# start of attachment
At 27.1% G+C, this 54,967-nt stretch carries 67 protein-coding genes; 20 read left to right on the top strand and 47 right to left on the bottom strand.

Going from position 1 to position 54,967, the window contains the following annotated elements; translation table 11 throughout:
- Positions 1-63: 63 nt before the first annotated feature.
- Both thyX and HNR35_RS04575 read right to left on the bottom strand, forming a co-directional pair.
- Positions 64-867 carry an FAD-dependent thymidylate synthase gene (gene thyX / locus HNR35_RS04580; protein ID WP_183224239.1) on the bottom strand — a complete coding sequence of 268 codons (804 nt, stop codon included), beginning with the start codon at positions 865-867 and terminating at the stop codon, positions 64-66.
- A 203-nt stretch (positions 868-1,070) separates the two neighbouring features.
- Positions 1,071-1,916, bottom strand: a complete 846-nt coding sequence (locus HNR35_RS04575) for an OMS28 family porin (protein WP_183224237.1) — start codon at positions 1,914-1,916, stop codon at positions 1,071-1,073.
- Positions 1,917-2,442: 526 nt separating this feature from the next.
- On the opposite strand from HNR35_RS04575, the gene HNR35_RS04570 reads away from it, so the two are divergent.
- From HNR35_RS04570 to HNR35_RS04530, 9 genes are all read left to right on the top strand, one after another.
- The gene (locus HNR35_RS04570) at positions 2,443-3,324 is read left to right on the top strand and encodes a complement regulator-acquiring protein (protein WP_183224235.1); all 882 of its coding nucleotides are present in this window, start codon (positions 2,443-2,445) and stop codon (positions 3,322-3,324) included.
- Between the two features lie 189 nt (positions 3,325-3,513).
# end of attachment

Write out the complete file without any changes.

At 27.1% G+C, this 54,967-nt stretch carries 67 protein-coding genes; 20 read left to right on the top strand and 47 right to left on the bottom strand.

Going from position 1 to position 54,967, the window contains the following annotated elements; translation table 11 throughout:
- Positions 1-63: 63 nt before the first annotated feature.
- Both thyX and HNR35_RS04575 read right to left on the bottom strand, forming a co-directional pair.
- Positions 64-867 carry an FAD-dependent thymidylate synthase gene (gene thyX / locus HNR35_RS04580; protein ID WP_183224239.1) on the bottom strand — a complete coding sequence of 268 codons (804 nt, stop codon included), beginning with the start codon at positions 865-867 and terminating at the stop codon, positions 64-66.
- A 203-nt stretch (positions 868-1,070) separates the two neighbouring features.
- Positions 1,071-1,916, bottom strand: a complete 846-nt coding sequence (locus HNR35_RS04575) for an OMS28 family porin (protein WP_183224237.1) — start codon at positions 1,914-1,916, stop codon at positions 1,071-1,073.
- Positions 1,917-2,442: 526 nt separating this feature from the next.
- On the opposite strand from HNR35_RS04575, the gene HNR35_RS04570 reads away from it, so the two are divergent.
- From HNR35_RS04570 to HNR35_RS04530, 9 genes are all read left to right on the top strand, one after another.
- The gene (locus HNR35_RS04570) at positions 2,443-3,324 is read left to right on the top strand and encodes a complement regulator-acquiring protein (protein WP_183224235.1); all 882 of its coding nucleotides are present in this window, start codon (positions 2,443-2,445) and stop codon (positions 3,322-3,324) included.
- Between the two features lie 189 nt (positions 3,325-3,513).